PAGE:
Giancarlo Ella Valori
On the evening of November 2, on a day dedicated to the commemoration of the dead all over the world, the centre of Vienna was shocked by a terrorist attack that left 4 dead and 17 wounded. Near the synagogue of the Austrian capital city two men armed with rifles and pistols fired on the people crowding the streets, bars and pubs on the last “free” evening before the lockdown and the curfew imposed by the spread of the Covid-19 pandemic.
One of the attackers was killed by the police, while a large police force is still actively searching for the other, together with possible accomplices. The action has not been claimed, but the authorities are certain that this is yet another Islamist attack, in the wake of the tensions that broke out in France after the beheading of Professor Samuel Paty and the subsequent massacre in Nice.
On October 16 last, the 47-year-old French professor was attacked in the street of a small village 35 kilometres north of Paris by a young Chechen-born, naturalised Frenchman, Abdoullah Anzorov, who, armed with a sharp knife, beheaded him as a professional killer.
The professor was “guilty” of having shown in class the cartoons on Muhammad published by the satirical magazine Charlie Hebdo at the end of 2014. For that reason, it had seen many of his journalists fall under the gunfire of the jihadists on January 7, 2015. Professor Paty wanted to show the cartoons to his pupils to explain that “Freedom” in France also means freedom of satire.
The initiative provoked the reaction of Muslim students and their parents, with protests on Facebook that drew the attention of the French-Chechen Anzorov, also thanks to a young “Judas” (perhaps a pupil of Professor Paty) who for 300 euros (the new “thirty coins” Judas asked to betray Jesus) agreed to point at the professor while walking home after class.
The episode rightly outraged and shocked the whole of France. Although distracted by the pandemic, President Macron did not hesitate to condemn not only the brutal murder but also those who, in the shadow of Muhammad, are blowing on the fire of radical Islamism in France in order to stir the emotions of young Muslims who think they can turn their anger at social and economic marginalisation into religious struggle. Words were followed by deeds: the French security forces started investigations and searches in all the Salafist circles in France, in which three hundred Imams from Turkey dictate the law.
Macron’s words and the reactions of the French security forces unleashed the anger of Turkish President Tayyp Recep Erdogan, who had no hesitation in calling his French colleague “insane” and accusing him of treating Muslims in France the same way Jews were treated in Hitler’s Germany.
If that had been confined to words – though well outside the limits of institutional correctness – the Macron-Erdogan quarrel could have been resolved with diplomatic means, but Erdogan’s words did more than irritate the French President. They sparked and legitimised extremist and jihadist reactions throughout Europe, with further very serious repercussions.
On October 29, in Notre Dame Cathedral, Nice, a young Tunisian from Italy, who had landed as an illegal immigrant on the Sicilian coast a few weeks before, killed three people to the cry of “Allah akhbar”.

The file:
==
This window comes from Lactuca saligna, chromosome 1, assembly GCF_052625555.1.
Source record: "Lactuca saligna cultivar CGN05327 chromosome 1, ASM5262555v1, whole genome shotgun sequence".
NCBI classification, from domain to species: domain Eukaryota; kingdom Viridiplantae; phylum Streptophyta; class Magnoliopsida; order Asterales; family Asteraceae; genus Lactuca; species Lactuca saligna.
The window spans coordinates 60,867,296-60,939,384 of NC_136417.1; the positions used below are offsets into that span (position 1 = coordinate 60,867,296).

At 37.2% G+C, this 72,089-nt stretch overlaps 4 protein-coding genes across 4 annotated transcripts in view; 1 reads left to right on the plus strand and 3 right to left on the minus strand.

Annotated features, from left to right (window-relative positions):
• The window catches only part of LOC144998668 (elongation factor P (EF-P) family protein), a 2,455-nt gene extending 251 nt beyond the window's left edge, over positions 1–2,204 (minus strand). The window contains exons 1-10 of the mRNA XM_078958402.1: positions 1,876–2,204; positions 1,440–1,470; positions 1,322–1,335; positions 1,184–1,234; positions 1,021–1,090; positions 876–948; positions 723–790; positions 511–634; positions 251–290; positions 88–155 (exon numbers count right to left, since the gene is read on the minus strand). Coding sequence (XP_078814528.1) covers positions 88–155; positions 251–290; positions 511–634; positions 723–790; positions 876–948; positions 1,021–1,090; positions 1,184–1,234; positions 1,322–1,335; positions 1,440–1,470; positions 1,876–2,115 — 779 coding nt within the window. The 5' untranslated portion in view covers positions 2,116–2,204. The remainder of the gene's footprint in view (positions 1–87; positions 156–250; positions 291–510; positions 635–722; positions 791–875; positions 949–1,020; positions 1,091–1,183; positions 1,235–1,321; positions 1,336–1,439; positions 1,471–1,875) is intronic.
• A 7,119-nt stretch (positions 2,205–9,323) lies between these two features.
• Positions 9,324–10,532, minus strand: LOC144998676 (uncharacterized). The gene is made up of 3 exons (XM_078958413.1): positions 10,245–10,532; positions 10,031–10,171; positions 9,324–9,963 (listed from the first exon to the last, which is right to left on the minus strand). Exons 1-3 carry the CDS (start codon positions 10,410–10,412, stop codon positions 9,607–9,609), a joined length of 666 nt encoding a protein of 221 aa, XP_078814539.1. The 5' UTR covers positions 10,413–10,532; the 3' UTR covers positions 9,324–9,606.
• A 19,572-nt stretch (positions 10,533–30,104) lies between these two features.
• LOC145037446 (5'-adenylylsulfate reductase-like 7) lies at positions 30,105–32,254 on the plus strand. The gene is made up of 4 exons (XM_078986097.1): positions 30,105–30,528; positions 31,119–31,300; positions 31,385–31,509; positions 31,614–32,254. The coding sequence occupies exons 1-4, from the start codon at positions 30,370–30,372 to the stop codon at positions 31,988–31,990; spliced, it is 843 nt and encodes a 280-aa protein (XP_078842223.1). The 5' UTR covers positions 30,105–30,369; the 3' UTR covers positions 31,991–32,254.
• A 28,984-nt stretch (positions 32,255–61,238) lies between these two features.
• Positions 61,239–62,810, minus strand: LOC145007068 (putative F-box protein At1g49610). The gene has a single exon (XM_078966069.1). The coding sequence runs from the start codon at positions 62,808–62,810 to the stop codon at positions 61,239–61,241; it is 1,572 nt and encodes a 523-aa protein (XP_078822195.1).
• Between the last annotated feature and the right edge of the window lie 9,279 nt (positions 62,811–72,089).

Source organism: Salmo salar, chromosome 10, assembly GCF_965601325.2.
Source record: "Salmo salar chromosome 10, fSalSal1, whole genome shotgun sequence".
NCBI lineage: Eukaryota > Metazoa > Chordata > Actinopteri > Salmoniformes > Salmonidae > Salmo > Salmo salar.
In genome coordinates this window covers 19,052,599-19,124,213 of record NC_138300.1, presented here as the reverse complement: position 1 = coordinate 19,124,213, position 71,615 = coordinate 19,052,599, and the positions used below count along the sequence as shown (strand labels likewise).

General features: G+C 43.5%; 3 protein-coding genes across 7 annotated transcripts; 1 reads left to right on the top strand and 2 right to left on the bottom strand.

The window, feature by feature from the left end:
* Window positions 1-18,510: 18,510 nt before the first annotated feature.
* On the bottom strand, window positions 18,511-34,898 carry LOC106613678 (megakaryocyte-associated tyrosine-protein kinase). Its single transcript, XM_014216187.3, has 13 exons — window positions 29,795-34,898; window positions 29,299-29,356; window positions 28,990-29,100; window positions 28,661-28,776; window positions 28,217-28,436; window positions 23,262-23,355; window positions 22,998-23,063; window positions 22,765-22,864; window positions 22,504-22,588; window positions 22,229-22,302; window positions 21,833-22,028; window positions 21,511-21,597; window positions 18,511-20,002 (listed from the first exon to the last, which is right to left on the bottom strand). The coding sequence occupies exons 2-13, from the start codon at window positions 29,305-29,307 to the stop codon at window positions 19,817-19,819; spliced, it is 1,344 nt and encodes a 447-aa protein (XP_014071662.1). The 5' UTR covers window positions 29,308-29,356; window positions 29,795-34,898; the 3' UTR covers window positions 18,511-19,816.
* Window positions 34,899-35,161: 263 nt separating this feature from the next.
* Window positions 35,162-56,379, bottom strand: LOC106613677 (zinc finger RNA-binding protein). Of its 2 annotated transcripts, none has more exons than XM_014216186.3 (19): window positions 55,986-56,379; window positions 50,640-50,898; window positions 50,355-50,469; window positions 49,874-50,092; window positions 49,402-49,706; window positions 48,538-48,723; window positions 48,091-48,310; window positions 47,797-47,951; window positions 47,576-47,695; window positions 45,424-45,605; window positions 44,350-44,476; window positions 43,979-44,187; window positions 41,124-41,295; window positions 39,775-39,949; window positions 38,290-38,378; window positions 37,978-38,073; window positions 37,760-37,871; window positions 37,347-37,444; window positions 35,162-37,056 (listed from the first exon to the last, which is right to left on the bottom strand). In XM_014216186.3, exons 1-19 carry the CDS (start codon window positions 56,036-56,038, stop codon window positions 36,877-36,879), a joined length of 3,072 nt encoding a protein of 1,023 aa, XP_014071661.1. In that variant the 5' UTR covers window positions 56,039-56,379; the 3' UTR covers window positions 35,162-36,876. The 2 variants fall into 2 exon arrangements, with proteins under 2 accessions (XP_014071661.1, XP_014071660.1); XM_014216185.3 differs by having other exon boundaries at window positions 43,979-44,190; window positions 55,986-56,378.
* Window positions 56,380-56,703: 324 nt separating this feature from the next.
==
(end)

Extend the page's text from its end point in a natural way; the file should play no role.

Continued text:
It is evident that the Nice massacre, as well as Vienna’s, is due to a form of “induced terrorism” – a phenomenon that, in the past, always saw individuals or micro-groups turn into terrorists “by induction”, i.e. on the push of economic tensions or calls for mobilization, interpreted as calls for action.
How can we not see in Erdogan the moral instigator of the massacres in Nice and Vienna?
After France had recalled its ambassador to Turkey as a reaction to Erdogan’s insults and threats, the spokesman of the Turkish President issued an official note in which he defended the “Muslims in Europe” with these words: “We Muslims will not go away because you do not want us. We will not turn the other cheek when you insult us. We will defend ourselves and our own brothers at all costs”. Words that did not appear on Islamist social media, but were spread in an official communiqué of the Turkish Republic’s Presidency.
After the Nice massacre, the Turkish Foreign Ministry issued a communiqué condemning the attack and expressing solidarity with France.
Not a word from Erdogan.
Yet the Turkish President knows the value of words very well. At the beginning of his dazzling political career, as the first Islamist mayor of Istanbul, he immediately distinguished himself with the prohibition of alcohol sales in all public places in the city.
To emphasize the concept – in what was, at the time, still the secular Parliamentary Republic of Turkey – the then mayor of Istanbul published a poem which read as follows: “The minarets are our bayonets, the mosques are our barracks, the believers are our soldiers”.
Those words cost Erdogan dearly: accused of infringing the laws on secular State and inciting religious violence, he was forced to resign as mayor of the capital city and was sentenced to a ban from public office and four months in prison (without parole).
As can be seen, the authorities of the secular and enlightened Turkey built by Kemal Ataturk, after the dissolution of the Ottoman Empire, were able to react harshly to the Islamist impulses of a public figure.